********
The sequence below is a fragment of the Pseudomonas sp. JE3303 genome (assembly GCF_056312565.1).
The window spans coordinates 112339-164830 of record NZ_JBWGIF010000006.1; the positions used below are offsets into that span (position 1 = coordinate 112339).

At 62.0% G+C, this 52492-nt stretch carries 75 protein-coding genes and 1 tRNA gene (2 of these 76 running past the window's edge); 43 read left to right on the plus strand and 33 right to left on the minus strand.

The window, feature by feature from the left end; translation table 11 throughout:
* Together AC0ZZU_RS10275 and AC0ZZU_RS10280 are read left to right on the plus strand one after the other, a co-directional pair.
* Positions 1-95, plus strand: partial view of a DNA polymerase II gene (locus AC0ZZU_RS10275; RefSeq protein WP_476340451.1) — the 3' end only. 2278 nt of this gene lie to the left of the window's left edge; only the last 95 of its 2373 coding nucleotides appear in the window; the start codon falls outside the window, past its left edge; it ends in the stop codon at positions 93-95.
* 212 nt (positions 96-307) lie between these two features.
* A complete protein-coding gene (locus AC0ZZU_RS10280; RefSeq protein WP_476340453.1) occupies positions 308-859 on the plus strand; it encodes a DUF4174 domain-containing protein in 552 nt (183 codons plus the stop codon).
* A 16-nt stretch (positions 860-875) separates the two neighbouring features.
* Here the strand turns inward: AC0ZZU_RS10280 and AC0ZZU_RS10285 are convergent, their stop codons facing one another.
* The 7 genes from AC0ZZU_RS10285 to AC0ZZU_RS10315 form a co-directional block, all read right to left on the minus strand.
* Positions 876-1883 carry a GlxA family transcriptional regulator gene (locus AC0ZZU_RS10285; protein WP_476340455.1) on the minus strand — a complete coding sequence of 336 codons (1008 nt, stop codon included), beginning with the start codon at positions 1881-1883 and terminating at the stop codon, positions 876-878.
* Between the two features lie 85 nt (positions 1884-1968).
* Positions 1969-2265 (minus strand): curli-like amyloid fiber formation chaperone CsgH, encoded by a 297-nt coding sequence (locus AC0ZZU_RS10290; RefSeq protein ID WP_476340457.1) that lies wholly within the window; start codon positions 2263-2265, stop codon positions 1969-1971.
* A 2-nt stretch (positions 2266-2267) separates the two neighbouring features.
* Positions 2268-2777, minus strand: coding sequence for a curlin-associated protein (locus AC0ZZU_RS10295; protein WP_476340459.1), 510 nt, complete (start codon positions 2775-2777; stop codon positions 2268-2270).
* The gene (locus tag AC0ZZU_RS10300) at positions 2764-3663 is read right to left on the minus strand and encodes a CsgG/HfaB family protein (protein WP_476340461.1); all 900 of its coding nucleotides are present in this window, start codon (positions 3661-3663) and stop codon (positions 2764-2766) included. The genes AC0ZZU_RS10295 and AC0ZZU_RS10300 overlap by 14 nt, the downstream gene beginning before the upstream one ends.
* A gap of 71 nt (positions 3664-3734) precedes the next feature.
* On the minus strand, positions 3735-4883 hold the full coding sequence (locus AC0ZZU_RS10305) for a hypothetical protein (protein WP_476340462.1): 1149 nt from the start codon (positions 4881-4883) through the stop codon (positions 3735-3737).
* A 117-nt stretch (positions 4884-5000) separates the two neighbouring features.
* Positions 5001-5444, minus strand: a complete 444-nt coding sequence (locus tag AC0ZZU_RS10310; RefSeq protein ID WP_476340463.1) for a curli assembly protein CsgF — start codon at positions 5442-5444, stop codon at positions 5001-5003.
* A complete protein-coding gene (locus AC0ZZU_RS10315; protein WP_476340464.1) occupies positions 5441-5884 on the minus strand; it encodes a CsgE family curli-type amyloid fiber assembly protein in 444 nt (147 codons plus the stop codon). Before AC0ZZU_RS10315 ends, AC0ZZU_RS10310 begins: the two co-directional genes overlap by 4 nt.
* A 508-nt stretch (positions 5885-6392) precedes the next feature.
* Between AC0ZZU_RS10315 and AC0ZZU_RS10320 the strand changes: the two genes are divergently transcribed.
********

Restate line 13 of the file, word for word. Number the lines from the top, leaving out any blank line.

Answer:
* Between the two features lie 85 nt (positions 1884-1968).